Michelle Rupp is an entrepreneur and founder of her own business, a certified Executive Coach, and an active member of the non-profit community in Vancouver. As Principal and founder of Lighthouse Leadership, Michelle Rupp brings over 20 years of diverse business experience to her work as an Executive Coach. Prior to her professional transition into leadership development, Michelle was a communications and marketing specialist in her role as Senior Vice President, Corporate Communications with a leading North American investment firm. During this time, she was recognized as an innovative and results-oriented leader with excellent presentation and interpersonal skills. Michelle was also a speaker at YWiB’s Beyond Pink Conference in 2010, and is a huge cheerleader and supporter of the YWiB philosophy. We chatted with her in between the end of a workday and what she believes to be one of the most important parts of her life – dinner time with her family. Read on and you’ll see why. name three people you'd like to have a dinner party with. normally with a question like this, i would name what i call “the usual suspects,” like mother teresa – pivotal change agents who’ve had a profound impact on humankind. but because i am a working mother with an equally busy husband and two very athletic teenage boys who i’ll soon be launching out into the world, i’m going to bestow this honour on my family: my husband and two sons. Sometimes dinner is a movable feast – we’ll eat at 6 pm one night or 9 pm the next, but it’s very important to me to have that time with everyone. We check in with each other and spend time together. It’s important.
what's the harder job: executive coach and founder of your own company, or mom/wife in a house full of boys? it’s really a constant balance between the two. I couldn’t choose, and i wouldn’t want to, because i love what i do, and i wouldn’t be who i am without my professional life. Conversely, I wouldn’t be who i am if i weren’t a mother. i do know that my family is a priority, and that juggling that and my work is the best adventure i’ve ever embarked on.
who do you admire most and why? I would have to say my mother, who raised my sister and i on her own from when i was 13 years old. We lost our father in an accident, and after that my mom took on the roles of both parents. She was and is a fantastic role model, someone i have tremendous respect for and who taught me the importance of family and is a shining example of what a person is capable of in the face of adversity and tragedy. Even now, at 83, she’s still running around like she’s twenty years younger! She’s an inspiration.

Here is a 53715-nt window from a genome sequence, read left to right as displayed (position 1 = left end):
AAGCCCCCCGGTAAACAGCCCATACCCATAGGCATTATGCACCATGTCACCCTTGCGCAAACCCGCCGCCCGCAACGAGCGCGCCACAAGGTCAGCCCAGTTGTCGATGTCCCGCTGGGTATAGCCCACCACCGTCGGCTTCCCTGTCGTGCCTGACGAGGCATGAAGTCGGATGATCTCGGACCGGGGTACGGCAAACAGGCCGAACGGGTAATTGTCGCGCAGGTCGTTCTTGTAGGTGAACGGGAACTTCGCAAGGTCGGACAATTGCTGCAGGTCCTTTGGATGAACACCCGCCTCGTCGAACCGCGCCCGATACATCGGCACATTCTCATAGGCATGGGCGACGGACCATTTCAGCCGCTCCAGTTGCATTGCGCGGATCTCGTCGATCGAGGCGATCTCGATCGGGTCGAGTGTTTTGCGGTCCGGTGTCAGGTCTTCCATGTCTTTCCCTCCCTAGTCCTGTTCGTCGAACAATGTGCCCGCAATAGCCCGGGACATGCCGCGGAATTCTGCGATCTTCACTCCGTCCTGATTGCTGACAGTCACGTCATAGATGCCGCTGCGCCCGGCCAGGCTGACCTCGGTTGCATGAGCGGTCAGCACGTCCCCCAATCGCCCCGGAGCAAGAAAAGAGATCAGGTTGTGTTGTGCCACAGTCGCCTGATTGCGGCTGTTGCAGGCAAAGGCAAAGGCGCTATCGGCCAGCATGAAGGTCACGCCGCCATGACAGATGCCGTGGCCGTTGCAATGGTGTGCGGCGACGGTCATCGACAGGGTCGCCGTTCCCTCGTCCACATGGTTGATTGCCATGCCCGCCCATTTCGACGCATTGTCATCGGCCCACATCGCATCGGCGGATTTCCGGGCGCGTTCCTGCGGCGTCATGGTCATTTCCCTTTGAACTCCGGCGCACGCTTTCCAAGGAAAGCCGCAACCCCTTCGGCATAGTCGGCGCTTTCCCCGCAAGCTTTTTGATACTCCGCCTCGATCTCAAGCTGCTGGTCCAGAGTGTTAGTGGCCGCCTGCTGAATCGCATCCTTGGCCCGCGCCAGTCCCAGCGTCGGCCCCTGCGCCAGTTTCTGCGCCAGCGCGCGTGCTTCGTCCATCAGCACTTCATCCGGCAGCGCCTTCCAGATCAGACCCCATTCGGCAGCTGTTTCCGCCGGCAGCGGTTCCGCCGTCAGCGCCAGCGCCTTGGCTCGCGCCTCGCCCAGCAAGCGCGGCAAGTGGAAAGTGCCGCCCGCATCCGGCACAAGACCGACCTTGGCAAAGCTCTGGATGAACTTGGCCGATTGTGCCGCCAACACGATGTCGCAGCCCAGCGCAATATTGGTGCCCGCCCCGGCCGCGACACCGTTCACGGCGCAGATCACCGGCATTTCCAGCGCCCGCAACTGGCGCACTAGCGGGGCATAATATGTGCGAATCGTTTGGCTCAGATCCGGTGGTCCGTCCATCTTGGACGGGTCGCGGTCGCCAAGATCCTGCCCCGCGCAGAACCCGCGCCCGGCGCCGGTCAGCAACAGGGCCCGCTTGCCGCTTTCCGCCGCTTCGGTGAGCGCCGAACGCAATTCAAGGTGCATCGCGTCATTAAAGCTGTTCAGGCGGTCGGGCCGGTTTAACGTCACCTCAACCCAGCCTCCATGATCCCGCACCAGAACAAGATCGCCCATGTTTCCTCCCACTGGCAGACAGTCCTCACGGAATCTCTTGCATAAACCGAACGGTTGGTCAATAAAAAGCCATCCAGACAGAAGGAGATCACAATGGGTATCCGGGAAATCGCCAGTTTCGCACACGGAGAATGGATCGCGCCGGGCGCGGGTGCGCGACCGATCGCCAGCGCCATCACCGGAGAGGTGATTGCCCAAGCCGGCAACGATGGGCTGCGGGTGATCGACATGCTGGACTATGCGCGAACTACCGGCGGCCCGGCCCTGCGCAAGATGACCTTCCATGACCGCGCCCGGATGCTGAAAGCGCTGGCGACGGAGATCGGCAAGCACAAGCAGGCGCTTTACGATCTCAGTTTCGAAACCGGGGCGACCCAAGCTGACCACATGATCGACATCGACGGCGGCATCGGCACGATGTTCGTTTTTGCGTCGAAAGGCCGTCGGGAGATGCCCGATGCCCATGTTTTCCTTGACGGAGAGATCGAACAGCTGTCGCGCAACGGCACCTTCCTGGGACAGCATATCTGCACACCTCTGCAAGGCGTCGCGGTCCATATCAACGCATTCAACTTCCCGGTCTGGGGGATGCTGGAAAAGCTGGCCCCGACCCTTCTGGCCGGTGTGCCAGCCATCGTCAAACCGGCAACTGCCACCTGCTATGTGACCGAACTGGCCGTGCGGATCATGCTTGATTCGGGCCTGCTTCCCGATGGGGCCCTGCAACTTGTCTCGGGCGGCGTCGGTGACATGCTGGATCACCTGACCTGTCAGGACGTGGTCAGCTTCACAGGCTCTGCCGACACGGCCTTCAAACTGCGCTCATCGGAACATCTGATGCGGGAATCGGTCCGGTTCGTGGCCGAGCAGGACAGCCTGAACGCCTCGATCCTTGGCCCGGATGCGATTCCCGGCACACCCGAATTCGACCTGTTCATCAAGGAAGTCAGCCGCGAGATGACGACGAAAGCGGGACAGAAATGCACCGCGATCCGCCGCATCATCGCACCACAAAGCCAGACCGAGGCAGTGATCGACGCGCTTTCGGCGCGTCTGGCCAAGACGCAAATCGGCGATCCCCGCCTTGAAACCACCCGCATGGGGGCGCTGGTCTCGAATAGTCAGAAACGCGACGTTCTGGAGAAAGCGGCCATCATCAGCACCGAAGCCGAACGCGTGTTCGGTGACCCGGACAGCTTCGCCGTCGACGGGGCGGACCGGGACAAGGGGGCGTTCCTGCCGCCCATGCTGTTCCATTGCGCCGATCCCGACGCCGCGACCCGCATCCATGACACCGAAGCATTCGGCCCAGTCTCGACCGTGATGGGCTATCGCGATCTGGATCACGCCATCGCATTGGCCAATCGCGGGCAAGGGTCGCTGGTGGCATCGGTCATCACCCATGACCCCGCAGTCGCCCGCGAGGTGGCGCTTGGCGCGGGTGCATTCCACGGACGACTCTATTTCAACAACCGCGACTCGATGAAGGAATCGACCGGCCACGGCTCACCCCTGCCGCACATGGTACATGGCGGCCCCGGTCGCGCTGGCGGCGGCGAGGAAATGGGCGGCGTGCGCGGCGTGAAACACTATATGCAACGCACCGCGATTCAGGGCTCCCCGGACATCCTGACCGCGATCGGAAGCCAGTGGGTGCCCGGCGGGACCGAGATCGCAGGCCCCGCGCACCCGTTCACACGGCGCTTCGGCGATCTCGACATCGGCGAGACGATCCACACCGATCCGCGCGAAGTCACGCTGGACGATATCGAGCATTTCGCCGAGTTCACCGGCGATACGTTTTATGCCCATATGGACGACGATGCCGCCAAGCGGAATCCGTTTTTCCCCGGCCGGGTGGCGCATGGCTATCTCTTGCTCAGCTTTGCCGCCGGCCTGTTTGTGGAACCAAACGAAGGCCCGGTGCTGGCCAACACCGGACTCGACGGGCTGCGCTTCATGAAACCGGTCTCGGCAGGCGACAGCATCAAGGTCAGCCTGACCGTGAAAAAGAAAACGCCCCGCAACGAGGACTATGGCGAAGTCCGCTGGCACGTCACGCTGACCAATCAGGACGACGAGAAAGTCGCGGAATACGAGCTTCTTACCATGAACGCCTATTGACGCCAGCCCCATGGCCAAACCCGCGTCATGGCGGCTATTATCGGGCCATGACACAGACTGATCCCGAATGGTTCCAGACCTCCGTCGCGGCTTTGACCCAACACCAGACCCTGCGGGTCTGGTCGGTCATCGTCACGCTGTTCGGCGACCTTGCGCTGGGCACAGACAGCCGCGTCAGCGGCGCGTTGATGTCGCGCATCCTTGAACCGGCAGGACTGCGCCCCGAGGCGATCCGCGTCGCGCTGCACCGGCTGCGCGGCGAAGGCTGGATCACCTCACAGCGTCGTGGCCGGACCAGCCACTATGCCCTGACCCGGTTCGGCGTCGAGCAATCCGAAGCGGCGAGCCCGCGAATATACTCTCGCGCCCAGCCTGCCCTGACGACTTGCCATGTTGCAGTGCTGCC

advice you would give to someone wanting to start her own business? Surround yourself with great people. Know yourself – find out what you’re good at, and perhaps more importantly, what you’re not that great at, or what you don’t like. From there, build a community of people who can help you out with that stuff! For example, I’m not a financial guru, so one of the first things i did was get myself a good bookkeeper. I’m also not incredibly detail-oriented at times, so I found an excellent administrative assistant. Don’t be afraid to ask for help, because it can be lonely when you’re trying to start a business. Find mentors – people love to be asked for advice and feedback.
as chair of the minerva foundation and a speaker at YWiB’s Beyond Pink Conference in 2010, what is the greatest success you’ve witnessed working with young women in the community? i think the greatest gift i’ve been given as someone who is part of the YWiB community is seeing the profound level of confidence in the young women who get involved. Everyone is so talented, and has so much energy and passion for contributing to the world around them. When i spoke at Beyond Pink, I thought maybe the excitement was there because it was a conference, and that kind of environment breeds ideas and dreams – not necessarily execution. However, after the event was over, I saw – and continue to see – follow through. I see action and results. It’s amazing. That’s probably the greatest success I’ve witnessed.
why do you think YWiB and the YwiB philosophy is important for females in Vancouver (and beyond)? I think YWiB and all those involved really do have the potential to change the face of leadership in BC – not just in getting women in more leadership roles, but changing the way that leadership is done. There is tremendous value in the way women lead. The loads we carry and how we do that transfers from our personal to professional lives all the time, and I think that can change our communities and our places of work. it already has. YWiB celebrates what women can achieve together, and it’s an incredible model for all females to pattern themselves after.